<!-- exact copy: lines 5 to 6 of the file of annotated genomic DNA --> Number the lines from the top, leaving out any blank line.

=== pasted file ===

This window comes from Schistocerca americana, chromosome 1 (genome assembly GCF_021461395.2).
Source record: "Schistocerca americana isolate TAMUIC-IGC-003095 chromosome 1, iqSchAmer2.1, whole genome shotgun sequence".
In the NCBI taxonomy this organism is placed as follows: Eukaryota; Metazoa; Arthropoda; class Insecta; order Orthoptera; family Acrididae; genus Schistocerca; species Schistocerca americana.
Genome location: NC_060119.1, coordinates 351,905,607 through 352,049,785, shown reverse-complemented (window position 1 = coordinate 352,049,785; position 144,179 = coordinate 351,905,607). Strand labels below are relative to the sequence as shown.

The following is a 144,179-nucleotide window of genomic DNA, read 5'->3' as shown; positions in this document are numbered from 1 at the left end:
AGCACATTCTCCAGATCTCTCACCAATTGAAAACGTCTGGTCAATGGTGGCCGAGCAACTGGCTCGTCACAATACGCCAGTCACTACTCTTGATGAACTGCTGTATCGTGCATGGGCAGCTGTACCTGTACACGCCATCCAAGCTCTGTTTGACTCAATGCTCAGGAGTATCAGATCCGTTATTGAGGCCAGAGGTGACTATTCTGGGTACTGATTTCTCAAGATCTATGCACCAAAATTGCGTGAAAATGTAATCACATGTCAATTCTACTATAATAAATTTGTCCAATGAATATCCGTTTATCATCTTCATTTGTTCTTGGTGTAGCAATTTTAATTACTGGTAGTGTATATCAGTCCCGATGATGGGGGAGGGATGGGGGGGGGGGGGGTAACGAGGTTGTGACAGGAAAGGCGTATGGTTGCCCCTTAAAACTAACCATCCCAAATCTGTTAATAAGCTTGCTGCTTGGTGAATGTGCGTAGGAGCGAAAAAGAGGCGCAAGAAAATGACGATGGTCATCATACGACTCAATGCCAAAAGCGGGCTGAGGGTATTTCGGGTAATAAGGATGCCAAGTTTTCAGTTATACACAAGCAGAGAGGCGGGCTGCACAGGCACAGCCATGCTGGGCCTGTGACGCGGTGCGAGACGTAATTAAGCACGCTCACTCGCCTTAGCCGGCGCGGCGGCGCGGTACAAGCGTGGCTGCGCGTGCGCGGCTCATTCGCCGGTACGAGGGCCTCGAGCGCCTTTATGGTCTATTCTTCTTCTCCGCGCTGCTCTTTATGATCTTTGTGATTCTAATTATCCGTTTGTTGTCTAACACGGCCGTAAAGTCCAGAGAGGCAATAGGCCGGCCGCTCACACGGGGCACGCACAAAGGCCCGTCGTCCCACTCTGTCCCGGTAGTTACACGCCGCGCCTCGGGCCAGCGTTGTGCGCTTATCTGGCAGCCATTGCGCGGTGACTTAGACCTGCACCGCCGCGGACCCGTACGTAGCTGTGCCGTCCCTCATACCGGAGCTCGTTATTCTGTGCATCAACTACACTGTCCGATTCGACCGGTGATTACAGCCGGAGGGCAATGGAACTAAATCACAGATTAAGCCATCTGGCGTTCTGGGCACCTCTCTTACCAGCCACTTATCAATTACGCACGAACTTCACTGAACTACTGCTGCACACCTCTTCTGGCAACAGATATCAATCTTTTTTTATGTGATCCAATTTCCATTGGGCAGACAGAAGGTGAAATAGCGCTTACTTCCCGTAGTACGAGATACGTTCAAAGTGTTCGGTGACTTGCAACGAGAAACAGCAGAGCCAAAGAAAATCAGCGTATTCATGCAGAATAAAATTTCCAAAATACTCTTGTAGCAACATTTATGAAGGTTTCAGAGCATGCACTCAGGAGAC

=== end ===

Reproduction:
The following is a 144,179-nucleotide window of genomic DNA, read 5'->3' as shown; positions in this document are numbered from 1 at the left end:
AGCACATTCTCCAGATCTCTCACCAATTGAAAACGTCTGGTCAATGGTGGCCGAGCAACTGGCTCGTCACAATACGCCAGTCACTACTCTTGATGAACTGCTGTATCGTGCATGGGCAGCTGTACCTGTACACGCCATCCAAGCTCTGTTTGACTCAATGCTCAGGAGTATCAGATCCGTTATTGAGGCCAGAGGTGACTATTCTGGGTACTGATTTCTCAAGATCTATGCACCAAAATTGCGTGAAAATGTAATCACATGTCAATTCTACTATAATAAATTTGTCCAATGAATATCCGTTTATCATCTTCATTTGTTCTTGGTGTAGCAATTTTAATTACTGGTAGTGTATATCAGTCCCGATGATGGGGGAGGGATGGGGGGGGGGGGGGTAACGAGGTTGTGACAGGAAAGGCGTATGGTTGCCCCTTAAAACTAACCATCCCAAATCTGTTAATAAGCTTGCTGCTTGGTGAATGTGCGTAGGAGCGAAAAAGAGGCGCAAGAAAATGACGATGGTCATCATACGACTCAATGCCAAAAGCGGGCTGAGGGTATTTCGGGTAATAAGGATGCCAAGTTTTCAGTTATACACAAGCAGAGAGGCGGGCTGCACAGGCACAGCCATGCTGGGCCTGTGACGCGGTGCGAGACGTAATTAAGCACGCTCACTCGCCTTAGCCGGCGCGGCGGCGCGGTACAAGCGTGGCTGCGCGTGCGCGGCTCATTCGCCGGTACGAGGGCCTCGAGCGCCTTTATGGTCTATTCTTCTTCTCCGCGCTGCTCTTTATGATCTTTGTGATTCTAATTATCCGTTTGTTGTCTAACACGGCCGTAAAGTCCAGAGAGGCAATAGGCCGGCCGCTCACACGGGGCACGCACAAAGGCCCGTCGTCCCACTCTGTCCCGGTAGTTACACGCCGCGCCTCGGGCCAGCGTTGTGCGCTTATCTGGCAGCCATTGCGCGGTGACTTAGACCTGCACCGCCGCGGACCCGTACGTAGCTGTGCCGTCCCTCATACCGGAGCTCGTTATTCTGTGCATCAACTACACTGTCCGATTCGACCGGTGATTACAGCCGGAGGGCAATGGAACTAAATCACAGATTAAGCCATCTGGCGTTCTGGGCACCTCTCTTACCAGCCACTTATCAATTACGCACGAACTTCACTGAACTACTGCTGCACACCTCTTCTGGCAACAGATATCAATCTTTTTTTATGTGATCCAATTTCCATTGGGCAGACAGAAGGTGAAATAGCGCTTACTTCCCGTAGTACGAGATACGTTCAAAGTGTTCGGTGACTTGCAACGAGAAACAGCAGAGCCAAAGAAAATCAGCGTATTCATGCAGAATAAAATTTCCAAAATACTCTTGTAGCAACATTTATGAAGGTTTCAGAGCATGCACTCAGGAGAC